The vicious cycle of generation gap when it comes to technology

In an episode of Master of None, Aziz Ansari’s character Dev is exasperated by a problem many of us face: trouble shooting tech problems for his father.

Published: 02nd November 2016 03:26 AM  |   Last Updated: 02nd November 2016 03:26 AM   |  A+A-



Express News Service

BENGALURU: In an episode of Master of None, Aziz Ansari’s character Dev is exasperated by a problem many of us face: trouble shooting tech problems for his father.

The sigh of resignation and eye rolling is something many of us are guilty of as we show our parents how to share a photo to WhatsApp, or explain why the message they spent 10 minutes typing (with Oxford commas) is gone forever. (Umm… you deleted it?)

This past week I spent some time with my mother and mother-in-law and their new smartphones; answering questions, showing them the nuances of how to use their new gadgets (‘Why are all the icons dancing if I press this button?’) and explaining what LOL means.

My mother, like many others of her generation, has discovered that a smartphone is a compact gateway to many things she’s interested in: YouTube for kolams and kutcheris, Facebook groups to connect her to like-minded people across the world and like so many of her peers, Skype to watch her grandchildren grow up far away.

And while there’s little that she can’t figure out on her own, there’s always a set of ‘How do I…?’ questions that are collected when we’re apart.

If you, like me, have ever felt exasperated by these queries from your parents, I suggest you talk to your own children (if you have one or many) or any young person who is a digital native. You really will feel like they’re talking in a foreign language.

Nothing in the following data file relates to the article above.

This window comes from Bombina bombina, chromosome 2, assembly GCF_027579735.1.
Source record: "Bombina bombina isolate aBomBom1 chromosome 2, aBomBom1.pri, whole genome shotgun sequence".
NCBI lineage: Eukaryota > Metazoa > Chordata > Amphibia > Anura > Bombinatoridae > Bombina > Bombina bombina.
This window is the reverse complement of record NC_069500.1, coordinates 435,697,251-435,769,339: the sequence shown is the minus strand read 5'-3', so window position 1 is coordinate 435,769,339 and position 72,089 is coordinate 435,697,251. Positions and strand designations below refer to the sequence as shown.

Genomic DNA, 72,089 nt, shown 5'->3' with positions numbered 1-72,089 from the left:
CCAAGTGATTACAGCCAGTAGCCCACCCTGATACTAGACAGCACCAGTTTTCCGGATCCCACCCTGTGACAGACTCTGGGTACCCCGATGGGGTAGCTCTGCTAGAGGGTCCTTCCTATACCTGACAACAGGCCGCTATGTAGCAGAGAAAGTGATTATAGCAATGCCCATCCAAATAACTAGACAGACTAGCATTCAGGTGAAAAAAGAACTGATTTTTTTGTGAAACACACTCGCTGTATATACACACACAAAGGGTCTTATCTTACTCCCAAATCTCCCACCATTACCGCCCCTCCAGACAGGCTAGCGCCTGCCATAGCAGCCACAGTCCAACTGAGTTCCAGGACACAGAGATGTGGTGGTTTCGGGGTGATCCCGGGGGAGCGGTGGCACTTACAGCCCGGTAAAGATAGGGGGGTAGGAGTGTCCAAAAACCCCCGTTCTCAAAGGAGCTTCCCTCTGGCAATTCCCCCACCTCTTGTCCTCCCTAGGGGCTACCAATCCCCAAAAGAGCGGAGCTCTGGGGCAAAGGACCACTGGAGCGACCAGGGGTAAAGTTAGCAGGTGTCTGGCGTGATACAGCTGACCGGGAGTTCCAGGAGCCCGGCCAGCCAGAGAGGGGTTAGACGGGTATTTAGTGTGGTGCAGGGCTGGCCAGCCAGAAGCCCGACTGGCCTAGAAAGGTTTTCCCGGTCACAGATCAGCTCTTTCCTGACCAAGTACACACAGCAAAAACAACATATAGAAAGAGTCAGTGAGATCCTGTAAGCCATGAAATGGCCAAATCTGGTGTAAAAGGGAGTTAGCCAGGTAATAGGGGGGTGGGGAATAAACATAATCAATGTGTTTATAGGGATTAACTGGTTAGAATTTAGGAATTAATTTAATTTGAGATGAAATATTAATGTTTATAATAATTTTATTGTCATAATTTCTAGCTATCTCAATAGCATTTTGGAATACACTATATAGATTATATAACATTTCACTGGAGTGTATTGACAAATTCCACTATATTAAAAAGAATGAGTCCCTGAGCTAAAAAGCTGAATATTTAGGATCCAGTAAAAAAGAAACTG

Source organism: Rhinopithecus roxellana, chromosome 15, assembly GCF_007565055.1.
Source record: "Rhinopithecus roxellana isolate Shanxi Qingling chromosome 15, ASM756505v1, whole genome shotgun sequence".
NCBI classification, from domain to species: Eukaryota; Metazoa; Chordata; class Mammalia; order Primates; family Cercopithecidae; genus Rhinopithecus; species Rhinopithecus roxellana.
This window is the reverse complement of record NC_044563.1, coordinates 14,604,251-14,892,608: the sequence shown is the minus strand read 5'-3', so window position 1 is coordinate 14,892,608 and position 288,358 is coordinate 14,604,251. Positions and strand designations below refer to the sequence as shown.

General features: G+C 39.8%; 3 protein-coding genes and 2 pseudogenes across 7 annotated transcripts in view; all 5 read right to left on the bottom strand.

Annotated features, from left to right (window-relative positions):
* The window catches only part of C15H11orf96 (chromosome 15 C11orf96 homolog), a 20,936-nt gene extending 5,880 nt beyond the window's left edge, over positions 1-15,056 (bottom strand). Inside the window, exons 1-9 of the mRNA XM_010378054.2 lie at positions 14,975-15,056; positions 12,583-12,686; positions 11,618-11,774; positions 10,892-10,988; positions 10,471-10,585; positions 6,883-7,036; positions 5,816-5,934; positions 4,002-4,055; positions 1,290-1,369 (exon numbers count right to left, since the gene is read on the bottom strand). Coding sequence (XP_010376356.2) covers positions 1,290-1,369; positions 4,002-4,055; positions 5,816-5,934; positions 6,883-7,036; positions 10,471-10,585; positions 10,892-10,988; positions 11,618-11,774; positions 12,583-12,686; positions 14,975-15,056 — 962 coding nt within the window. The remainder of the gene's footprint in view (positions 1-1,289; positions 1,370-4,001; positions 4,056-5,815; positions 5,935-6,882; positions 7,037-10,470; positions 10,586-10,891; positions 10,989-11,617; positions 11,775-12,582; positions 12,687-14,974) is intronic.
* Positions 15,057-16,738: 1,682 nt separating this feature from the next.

My children have tried to teach me how to play Minecraft, SkyRail, Dragon Vale and Real Steel.
I. JUST. CAN. NOT. No matter how many times they explain it to me. Initially, they seemed indulgent of my lack of ability.

Now, I can hear the huff of annoyance as they explain why one junkyard bot is better than the other or how we can spawn our own dogs to protect the castle we just built. I am sure I have heard snickering when I leave the room.

My own frustration builds up. ‘I played Space Invaders and rocked R-Type’ I want to scream. ‘I saw Star Wars way before you did. I am the reason YOU know about Star Wars. I am cool.’ I want to insist. Instead, I swallow it all down, shrug my shoulders and ask them to explain it to me. One more time.

So, the next time your parents ask you to find that photo of their grandchildren that seems to have vanished clean off the face of the earth, or ask for the nth time how to subscribe to a podcast or save a phone number, hold the eye roll.

Find a person born in the last 10-15 years and ask them to tell you what Snapchat is or why their Instagram feed (or whatever cool, new hipster photo sharing site they’re on) has pictures of them looking like demented cartoony dogs.

Then go back to your own parents and explain how to attach their files with patience and a smile on your face.

While you’re at it, tell your uncle what the emoji he thinks is a squirt of chocolate REALLY is. If he’s annoying, don’t. And LOL with your mom.

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